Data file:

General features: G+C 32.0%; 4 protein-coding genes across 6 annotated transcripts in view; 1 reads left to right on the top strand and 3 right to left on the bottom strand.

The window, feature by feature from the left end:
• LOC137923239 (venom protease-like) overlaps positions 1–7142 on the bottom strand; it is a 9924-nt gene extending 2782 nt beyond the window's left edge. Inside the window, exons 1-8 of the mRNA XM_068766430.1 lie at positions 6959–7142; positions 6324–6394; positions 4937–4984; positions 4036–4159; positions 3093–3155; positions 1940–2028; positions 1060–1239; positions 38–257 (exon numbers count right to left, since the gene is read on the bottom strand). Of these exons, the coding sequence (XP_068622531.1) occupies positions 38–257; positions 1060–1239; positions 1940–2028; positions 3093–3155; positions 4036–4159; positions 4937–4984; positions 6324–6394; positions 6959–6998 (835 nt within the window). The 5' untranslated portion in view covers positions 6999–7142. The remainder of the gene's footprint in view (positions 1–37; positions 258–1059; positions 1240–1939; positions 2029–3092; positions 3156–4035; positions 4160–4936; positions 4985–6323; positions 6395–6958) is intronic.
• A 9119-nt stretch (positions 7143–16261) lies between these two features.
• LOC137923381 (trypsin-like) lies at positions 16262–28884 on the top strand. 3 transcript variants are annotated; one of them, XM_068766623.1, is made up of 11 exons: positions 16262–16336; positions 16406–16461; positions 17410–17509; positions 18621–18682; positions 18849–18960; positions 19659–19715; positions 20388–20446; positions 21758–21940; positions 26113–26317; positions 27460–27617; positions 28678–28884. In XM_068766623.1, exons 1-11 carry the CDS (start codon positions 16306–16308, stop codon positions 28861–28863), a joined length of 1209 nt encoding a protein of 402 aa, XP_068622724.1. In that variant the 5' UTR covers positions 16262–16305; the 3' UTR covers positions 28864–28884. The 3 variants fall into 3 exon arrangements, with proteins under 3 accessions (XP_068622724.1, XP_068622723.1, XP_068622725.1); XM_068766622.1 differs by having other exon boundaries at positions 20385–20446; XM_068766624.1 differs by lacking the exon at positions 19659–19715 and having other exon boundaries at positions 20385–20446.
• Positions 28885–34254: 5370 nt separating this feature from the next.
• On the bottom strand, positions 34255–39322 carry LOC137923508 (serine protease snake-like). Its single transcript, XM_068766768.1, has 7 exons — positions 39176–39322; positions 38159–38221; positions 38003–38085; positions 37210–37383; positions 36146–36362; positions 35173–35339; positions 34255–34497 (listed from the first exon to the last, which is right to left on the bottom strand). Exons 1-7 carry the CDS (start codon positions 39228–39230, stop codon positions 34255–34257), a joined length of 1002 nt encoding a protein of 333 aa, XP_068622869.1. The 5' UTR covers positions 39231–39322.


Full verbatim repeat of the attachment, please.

General features: G+C 32.0%; 4 protein-coding genes across 6 annotated transcripts in view; 1 reads left to right on the top strand and 3 right to left on the bottom strand.

The window, feature by feature from the left end:
• LOC137923239 (venom protease-like) overlaps positions 1–7142 on the bottom strand; it is a 9924-nt gene extending 2782 nt beyond the window's left edge. Inside the window, exons 1-8 of the mRNA XM_068766430.1 lie at positions 6959–7142; positions 6324–6394; positions 4937–4984; positions 4036–4159; positions 3093–3155; positions 1940–2028; positions 1060–1239; positions 38–257 (exon numbers count right to left, since the gene is read on the bottom strand). Of these exons, the coding sequence (XP_068622531.1) occupies positions 38–257; positions 1060–1239; positions 1940–2028; positions 3093–3155; positions 4036–4159; positions 4937–4984; positions 6324–6394; positions 6959–6998 (835 nt within the window). The 5' untranslated portion in view covers positions 6999–7142. The remainder of the gene's footprint in view (positions 1–37; positions 258–1059; positions 1240–1939; positions 2029–3092; positions 3156–4035; positions 4160–4936; positions 4985–6323; positions 6395–6958) is intronic.
• A 9119-nt stretch (positions 7143–16261) lies between these two features.
• LOC137923381 (trypsin-like) lies at positions 16262–28884 on the top strand. 3 transcript variants are annotated; one of them, XM_068766623.1, is made up of 11 exons: positions 16262–16336; positions 16406–16461; positions 17410–17509; positions 18621–18682; positions 18849–18960; positions 19659–19715; positions 20388–20446; positions 21758–21940; positions 26113–26317; positions 27460–27617; positions 28678–28884. In XM_068766623.1, exons 1-11 carry the CDS (start codon positions 16306–16308, stop codon positions 28861–28863), a joined length of 1209 nt encoding a protein of 402 aa, XP_068622724.1. In that variant the 5' UTR covers positions 16262–16305; the 3' UTR covers positions 28864–28884. The 3 variants fall into 3 exon arrangements, with proteins under 3 accessions (XP_068622724.1, XP_068622723.1, XP_068622725.1); XM_068766622.1 differs by having other exon boundaries at positions 20385–20446; XM_068766624.1 differs by lacking the exon at positions 19659–19715 and having other exon boundaries at positions 20385–20446.
• Positions 28885–34254: 5370 nt separating this feature from the next.
• On the bottom strand, positions 34255–39322 carry LOC137923508 (serine protease snake-like). Its single transcript, XM_068766768.1, has 7 exons — positions 39176–39322; positions 38159–38221; positions 38003–38085; positions 37210–37383; positions 36146–36362; positions 35173–35339; positions 34255–34497 (listed from the first exon to the last, which is right to left on the bottom strand). Exons 1-7 carry the CDS (start codon positions 39228–39230, stop codon positions 34255–34257), a joined length of 1002 nt encoding a protein of 333 aa, XP_068622869.1. The 5' UTR covers positions 39231–39322.